Curiosity Mission Updates

NASA's Mars rover Curiosity acquired this image using its Left Navigation Camera (Navcams) on Sol 1262 Credit: NASA/JPL-Caltech

We had a successful ~70 meter drive toward the Naukluft plateau, and the drive in today’s plan should put us about halfway to the base of the plateau. The Sol 1264 plan starts with some targeted science: first we have a Mastcam mosaic of the scarp that forms the edge of the plateau, and then ChemCam will analyze the two targets "Awahab" and "Awa Gamteb". After the targeted science, the rover will drive about 30 meters and do standard post-drive imaging so we can do targeted science (and possibly contact science) over the weekend. In the early morning of Sol 1265, we have a bunch of atmospheric observations with Navcam and Mastcam to watch for clouds and measure the amount of dust in the atmosphere. Then later in the day Mastcam will repeat its dust observations. I was involved in planning this morning and we were hoping to get some long-distance RMI observations of Mt. Sharp in the Sol 1265 plan, but they had to be removed because the software we use to write the commands was giving different coordinates than what we were expecting from the images. It’s always disappointing to have observations pulled from the plan, but it’s better to be safe than sorry when you start to get weird results from the software. Pulling them from the plan allows us to figure out what the issue was, and we can get the images I wanted some other time.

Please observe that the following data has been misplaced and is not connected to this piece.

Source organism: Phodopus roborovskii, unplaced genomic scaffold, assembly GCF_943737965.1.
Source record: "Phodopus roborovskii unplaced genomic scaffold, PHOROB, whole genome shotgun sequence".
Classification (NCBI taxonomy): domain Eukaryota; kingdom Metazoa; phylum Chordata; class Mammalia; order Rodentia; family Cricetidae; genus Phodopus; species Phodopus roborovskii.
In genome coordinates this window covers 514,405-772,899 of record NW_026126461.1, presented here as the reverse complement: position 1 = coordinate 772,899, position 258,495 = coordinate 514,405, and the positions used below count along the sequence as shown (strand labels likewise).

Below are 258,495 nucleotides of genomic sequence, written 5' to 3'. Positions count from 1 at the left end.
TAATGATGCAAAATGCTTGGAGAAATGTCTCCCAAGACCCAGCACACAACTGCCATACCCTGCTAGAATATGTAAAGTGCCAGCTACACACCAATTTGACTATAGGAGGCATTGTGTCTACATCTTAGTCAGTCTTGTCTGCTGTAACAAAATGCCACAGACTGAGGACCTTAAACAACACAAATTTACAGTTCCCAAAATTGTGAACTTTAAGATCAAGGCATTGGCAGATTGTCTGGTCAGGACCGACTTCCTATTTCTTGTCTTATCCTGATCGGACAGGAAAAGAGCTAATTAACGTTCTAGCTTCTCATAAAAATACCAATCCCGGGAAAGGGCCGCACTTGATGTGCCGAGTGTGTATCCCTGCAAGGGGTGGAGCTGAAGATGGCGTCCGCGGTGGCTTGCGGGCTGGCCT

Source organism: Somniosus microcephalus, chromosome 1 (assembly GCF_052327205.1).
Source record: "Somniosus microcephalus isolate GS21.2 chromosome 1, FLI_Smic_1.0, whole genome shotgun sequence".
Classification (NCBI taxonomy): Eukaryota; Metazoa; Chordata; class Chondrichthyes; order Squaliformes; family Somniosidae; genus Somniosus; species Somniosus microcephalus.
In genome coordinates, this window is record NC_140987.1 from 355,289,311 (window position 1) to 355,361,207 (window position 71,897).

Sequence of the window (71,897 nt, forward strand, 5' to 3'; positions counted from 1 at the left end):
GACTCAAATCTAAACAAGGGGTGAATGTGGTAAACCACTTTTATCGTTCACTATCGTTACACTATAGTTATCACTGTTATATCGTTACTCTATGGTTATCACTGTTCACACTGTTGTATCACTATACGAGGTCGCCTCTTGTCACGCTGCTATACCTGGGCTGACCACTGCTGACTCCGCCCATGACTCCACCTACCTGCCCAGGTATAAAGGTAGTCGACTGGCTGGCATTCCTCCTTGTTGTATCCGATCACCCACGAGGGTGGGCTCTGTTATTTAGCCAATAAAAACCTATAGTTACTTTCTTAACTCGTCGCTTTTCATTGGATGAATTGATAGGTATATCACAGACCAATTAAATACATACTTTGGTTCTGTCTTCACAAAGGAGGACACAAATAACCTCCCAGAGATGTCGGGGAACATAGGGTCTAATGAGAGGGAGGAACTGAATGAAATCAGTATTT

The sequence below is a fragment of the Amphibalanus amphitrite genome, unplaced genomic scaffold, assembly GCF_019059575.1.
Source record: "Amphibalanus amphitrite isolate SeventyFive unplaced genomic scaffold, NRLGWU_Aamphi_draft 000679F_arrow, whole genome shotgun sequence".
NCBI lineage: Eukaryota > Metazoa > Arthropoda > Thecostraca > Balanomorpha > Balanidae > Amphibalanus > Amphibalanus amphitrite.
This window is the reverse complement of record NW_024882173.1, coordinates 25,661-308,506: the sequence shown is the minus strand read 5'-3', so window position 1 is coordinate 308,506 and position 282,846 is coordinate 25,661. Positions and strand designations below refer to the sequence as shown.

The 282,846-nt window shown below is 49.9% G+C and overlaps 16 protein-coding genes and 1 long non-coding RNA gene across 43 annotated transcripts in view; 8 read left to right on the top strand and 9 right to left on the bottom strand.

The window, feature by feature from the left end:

by Ryan Anderson -Ryan is a planetary scientist at the USGS Astrogeology Science Center and a member of the ChemCam team on MSL. Dates of planned rover activities described in these reports are subject to change due to a variety of factors related to the martian environment, communication relays and rover status.


About this Blog
These blog updates are provided by self-selected Mars Science Laboratory mission team members who love to share what Curiosity is doing with the public.

Dates of planned rover activities described in these reports are subject to change due to a variety of factors related to the Martian environment, communication relays and rover status.

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Tools on the
Curiosity Rover
The Curiosity rover has tools to study clues about past and present environmental conditions on Mars, including whether conditions have ever been favorable for microbial life. The rover carries:

Cameras

Spectrometers

Radiation Detectors

Environmental Sensors

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